“The most bi-polar epic ever made” would be more apt.
Big budget Hollywood Bible blockbusters are a category that can put shame to the campiest excursions found in low budget horror and sci fi pics. The king of sword, sandal, and sacred cleavage (male and female) was undoubtedly Cecil B. DeMille. Like many patriarchal types, DeMille was, by most accounts, a mean-spirited, obsessive controlling showman, who aggressively pushed his propaganda in some of the greatest howlers ever committed to celluloid. The trademark DeMille camp was intact from the beginning, with his silent King of Kings (1927) gifting us some of the most jaw-dropping intertitles in cinematic history. Mary Magdalene, in jewel studded bra, on the way to meet her lover Judas, mounts her chariot and barks the command: “Nubian slave, harness my zebras!” Still, even DeMille was ecumenical enough to place blame for Jesus’ death on the religious leaders, as opposed to Mel “I hate other religions” Gibson’s medievalism of condemning an entire race of people.
DeMille was at his most seductive in Sign of the Cross (1932), a sexy romp about first century Christians starring Charles Laughton as a leering Nero and the slinky Claudette Colbert taking a pre-code bath in goat’s milk. As usual, the sinners are more interesting than the hopeless saints.
By and large, the Hebrew Bible makes for better cinematic material than the story of Jesus. Those primitive tribal tales make no apologies about contradictory portrayals of a divine being who is, alternately, a savage and a benign father (depending on who was writing). Some of the more outlandish fantasies found in the Torah are almost hidden, which is rather convenient for the childish, self-proclaimed literalists who tend to bypass such passages. Darren Aronofsky‘s Noah (2014) looked at the troubling contradictions without blinking, and gave us one of the most challenging Bible-inspired works of art since Arnold Schoeberg’s opera “Moses und Aron.”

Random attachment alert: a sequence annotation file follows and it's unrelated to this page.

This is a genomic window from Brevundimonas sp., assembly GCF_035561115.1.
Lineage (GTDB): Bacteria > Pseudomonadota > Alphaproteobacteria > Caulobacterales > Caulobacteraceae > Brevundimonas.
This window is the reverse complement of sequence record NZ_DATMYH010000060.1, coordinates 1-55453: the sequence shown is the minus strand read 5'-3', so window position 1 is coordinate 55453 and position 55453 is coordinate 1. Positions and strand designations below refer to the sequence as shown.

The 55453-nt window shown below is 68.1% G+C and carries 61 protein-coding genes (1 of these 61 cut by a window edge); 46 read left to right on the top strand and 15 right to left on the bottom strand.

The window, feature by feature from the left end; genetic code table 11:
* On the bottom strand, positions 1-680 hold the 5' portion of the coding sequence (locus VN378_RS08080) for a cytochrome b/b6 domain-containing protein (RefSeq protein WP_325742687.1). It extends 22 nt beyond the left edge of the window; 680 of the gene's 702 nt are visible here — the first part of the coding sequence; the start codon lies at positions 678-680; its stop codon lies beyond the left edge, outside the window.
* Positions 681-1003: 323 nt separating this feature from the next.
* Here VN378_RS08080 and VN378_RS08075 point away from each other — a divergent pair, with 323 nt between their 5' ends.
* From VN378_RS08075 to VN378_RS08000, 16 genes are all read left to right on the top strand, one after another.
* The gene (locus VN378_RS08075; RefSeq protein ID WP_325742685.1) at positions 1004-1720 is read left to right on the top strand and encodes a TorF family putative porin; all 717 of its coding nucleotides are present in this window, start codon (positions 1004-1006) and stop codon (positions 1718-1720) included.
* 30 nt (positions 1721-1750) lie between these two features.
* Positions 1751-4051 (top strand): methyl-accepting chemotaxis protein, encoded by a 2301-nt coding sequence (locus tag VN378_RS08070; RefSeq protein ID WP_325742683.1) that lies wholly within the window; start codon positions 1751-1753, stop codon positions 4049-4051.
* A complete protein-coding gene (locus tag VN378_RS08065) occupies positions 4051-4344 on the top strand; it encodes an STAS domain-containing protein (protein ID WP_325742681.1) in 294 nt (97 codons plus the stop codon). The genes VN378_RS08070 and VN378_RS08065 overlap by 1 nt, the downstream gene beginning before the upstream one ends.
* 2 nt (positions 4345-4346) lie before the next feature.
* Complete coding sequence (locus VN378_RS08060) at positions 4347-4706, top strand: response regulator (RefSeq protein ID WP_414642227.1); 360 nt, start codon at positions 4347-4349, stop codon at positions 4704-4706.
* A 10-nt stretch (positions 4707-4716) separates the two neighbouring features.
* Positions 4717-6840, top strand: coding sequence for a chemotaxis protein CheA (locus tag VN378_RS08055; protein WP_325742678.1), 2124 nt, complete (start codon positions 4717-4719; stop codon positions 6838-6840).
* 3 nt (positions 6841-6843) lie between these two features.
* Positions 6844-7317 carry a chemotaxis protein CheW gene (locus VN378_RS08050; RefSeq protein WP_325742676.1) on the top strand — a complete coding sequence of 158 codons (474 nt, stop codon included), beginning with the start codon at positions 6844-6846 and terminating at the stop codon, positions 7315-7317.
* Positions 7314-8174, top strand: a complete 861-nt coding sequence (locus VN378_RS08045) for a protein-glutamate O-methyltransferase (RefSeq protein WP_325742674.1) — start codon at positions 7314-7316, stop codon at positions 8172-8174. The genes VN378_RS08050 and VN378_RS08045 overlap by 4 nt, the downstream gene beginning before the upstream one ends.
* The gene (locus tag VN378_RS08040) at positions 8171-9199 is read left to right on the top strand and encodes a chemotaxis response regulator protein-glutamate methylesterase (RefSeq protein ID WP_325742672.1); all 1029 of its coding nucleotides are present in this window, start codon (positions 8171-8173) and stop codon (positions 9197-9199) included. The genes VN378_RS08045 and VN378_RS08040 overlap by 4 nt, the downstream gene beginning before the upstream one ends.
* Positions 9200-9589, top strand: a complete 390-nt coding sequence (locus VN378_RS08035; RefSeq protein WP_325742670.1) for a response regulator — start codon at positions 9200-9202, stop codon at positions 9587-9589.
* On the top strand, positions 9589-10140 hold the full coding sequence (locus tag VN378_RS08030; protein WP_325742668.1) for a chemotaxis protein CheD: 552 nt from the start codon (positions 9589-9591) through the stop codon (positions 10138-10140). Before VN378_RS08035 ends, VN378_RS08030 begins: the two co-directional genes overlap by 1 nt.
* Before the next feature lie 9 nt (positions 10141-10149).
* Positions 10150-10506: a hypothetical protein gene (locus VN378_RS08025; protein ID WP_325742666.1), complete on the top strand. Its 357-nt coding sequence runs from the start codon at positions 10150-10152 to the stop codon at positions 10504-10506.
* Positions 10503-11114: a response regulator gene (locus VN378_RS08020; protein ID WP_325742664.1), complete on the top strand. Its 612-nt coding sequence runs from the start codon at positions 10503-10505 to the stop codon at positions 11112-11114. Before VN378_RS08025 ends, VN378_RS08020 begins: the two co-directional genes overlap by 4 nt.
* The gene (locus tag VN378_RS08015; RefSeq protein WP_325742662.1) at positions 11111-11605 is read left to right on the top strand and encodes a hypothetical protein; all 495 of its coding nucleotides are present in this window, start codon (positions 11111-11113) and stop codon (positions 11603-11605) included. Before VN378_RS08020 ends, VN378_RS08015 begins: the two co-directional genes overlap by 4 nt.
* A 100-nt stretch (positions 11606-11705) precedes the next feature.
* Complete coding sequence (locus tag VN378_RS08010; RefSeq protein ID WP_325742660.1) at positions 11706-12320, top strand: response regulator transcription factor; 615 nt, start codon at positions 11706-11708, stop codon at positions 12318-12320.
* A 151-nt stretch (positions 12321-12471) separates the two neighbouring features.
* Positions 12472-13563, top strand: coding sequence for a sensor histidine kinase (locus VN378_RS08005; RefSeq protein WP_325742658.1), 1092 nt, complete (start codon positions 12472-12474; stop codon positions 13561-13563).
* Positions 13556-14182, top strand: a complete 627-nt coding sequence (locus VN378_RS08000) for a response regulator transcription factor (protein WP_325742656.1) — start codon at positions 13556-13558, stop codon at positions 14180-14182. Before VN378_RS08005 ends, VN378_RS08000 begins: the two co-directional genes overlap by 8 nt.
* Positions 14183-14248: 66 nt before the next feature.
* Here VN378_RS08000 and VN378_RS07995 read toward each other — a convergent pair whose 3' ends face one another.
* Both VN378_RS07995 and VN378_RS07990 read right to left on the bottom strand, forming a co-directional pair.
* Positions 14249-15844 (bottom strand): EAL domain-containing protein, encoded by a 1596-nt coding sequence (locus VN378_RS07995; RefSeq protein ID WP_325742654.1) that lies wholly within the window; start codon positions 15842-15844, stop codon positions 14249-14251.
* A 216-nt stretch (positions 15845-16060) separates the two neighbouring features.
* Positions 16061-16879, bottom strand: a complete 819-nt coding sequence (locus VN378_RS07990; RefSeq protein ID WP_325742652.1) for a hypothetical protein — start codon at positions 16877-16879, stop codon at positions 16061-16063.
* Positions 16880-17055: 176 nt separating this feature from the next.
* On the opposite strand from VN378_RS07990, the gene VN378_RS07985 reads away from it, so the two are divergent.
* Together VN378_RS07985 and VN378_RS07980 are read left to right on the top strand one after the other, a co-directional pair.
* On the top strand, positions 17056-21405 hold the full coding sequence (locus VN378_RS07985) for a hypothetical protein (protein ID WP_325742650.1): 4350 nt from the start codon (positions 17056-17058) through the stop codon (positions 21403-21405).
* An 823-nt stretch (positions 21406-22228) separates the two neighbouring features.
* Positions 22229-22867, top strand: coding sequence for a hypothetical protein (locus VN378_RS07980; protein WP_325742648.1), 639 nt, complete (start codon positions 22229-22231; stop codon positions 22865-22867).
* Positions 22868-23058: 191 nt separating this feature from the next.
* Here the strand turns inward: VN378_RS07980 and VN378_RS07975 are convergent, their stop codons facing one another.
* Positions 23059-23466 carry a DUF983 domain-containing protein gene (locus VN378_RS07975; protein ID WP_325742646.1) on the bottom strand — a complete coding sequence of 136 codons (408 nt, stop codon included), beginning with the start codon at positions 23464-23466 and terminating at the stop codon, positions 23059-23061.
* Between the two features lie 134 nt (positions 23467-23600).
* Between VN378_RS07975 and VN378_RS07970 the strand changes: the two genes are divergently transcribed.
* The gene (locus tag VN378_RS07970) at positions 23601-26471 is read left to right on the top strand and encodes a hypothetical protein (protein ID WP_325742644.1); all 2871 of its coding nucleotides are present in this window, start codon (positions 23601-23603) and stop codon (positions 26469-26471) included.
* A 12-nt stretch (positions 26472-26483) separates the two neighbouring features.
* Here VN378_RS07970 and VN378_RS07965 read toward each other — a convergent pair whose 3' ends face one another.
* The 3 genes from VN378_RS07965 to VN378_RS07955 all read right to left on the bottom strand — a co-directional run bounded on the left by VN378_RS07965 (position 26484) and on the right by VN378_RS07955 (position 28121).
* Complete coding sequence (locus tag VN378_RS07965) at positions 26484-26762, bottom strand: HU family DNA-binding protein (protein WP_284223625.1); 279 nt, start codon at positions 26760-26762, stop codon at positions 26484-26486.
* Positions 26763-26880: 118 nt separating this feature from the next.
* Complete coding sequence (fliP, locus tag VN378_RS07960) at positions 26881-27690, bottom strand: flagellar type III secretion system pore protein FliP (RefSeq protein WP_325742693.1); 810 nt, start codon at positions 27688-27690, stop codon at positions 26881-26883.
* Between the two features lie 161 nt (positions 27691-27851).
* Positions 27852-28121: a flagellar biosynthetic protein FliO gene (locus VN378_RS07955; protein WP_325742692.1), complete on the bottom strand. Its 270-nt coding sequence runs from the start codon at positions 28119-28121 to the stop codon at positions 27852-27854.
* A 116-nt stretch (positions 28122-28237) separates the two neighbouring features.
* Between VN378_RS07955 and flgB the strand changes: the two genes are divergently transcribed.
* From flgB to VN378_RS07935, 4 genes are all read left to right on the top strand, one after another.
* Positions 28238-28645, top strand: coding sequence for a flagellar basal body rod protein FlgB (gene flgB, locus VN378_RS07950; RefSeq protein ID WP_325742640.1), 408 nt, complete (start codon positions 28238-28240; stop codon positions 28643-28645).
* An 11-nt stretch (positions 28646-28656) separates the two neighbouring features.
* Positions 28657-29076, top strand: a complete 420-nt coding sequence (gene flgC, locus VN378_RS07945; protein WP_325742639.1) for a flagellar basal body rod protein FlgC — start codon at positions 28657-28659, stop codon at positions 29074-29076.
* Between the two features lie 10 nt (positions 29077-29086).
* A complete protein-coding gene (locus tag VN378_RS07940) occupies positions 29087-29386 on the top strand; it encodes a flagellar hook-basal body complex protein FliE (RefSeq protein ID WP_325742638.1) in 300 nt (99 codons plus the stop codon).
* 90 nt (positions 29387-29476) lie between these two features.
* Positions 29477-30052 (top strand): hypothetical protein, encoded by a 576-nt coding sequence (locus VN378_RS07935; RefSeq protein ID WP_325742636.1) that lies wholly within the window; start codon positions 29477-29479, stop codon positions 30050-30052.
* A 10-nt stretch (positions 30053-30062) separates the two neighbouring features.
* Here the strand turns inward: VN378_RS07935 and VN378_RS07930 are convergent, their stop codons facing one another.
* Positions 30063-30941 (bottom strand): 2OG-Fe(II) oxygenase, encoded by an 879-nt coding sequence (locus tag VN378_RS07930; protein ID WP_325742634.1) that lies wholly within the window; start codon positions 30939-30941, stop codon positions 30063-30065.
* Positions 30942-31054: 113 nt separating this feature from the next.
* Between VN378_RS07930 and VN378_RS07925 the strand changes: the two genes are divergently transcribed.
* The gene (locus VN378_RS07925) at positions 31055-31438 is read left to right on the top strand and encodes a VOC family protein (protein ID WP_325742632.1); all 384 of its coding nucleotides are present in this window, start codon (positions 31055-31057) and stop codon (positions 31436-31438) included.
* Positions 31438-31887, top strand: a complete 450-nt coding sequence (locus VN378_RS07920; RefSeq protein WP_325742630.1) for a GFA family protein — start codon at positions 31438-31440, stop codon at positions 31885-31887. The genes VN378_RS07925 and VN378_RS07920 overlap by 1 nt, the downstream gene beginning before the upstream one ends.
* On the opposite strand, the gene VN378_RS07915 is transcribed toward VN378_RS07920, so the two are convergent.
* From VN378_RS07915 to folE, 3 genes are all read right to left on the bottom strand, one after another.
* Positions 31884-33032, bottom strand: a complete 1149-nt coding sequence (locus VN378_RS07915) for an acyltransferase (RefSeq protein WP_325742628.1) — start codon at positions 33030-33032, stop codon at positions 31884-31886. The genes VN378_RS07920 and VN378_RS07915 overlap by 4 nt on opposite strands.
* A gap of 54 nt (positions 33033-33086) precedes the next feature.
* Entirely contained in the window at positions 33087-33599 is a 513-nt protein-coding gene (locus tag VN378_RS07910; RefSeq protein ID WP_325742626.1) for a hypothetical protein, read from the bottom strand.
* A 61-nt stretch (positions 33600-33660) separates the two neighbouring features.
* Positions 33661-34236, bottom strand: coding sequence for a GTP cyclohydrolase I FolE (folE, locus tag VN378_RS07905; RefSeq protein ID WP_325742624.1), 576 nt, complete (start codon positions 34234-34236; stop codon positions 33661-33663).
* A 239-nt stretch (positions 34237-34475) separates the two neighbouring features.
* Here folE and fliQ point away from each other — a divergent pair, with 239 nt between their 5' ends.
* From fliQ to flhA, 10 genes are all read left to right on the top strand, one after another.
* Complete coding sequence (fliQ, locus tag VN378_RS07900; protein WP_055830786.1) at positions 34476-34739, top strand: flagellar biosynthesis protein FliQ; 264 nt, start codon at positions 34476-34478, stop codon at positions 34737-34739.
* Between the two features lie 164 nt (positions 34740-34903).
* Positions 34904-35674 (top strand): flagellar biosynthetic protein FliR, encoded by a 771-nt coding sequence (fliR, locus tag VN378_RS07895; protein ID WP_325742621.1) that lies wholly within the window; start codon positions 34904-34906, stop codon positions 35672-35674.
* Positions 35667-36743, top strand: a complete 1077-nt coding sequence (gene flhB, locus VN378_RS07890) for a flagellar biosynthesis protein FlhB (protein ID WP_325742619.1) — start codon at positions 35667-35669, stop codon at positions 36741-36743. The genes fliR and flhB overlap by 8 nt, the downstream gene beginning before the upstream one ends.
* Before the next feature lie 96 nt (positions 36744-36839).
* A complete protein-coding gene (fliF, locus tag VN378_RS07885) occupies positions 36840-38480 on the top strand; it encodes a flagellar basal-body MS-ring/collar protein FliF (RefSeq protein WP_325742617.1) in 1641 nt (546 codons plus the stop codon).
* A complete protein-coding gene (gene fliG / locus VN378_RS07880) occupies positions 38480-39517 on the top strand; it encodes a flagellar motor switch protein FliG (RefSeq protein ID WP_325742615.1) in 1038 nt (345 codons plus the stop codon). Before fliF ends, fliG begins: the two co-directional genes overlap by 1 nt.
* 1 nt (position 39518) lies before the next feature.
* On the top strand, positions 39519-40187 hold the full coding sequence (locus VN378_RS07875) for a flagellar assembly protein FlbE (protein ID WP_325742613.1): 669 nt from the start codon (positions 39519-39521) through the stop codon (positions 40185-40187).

A hopelessly derivative pastiche of preexisting rabbinic narratives, the New Testament Jesus narrative is a bit more problematic. Worse, Jesus himself is, more often than not, rendered in artistic representations as a kind of reverential masochist, a bland “John Boy” Walton deity. Some of the figures that surround Jesus are infinitely more compelling. The giddy and girlish Mother of Christ delivers her Magnificat (which echoes Hannah in 1 Samuel). That soliloquy is better written than almost anything that comes out of Jesus’ mouth. The sassy Martha is the Mary Ellen Walton we all secretly root for over her hopelessly pious sister. Insert-foot-in-mouth Peter makes for a more colorful companion than that dullard, beloved John. The woman at the well and post-Gospel figure Paul have more personality than Jesus himself, with a few notable exceptions. When Jesus steps out of character and horsewhips the money changers, or mantles a Garboesque “I want to be alone” attitude, he suddenly comes to life. Oddly, those wonderful Technicolor miracles and kicking demon ass moments are often inexplicably bypassed in Hollywood treatments, probably because they are uncomfortably “unrealistic.” Of all the Tinseltown interpretations of Jesus, Continue reading THE GREATEST STORY EVER TOLD (1965)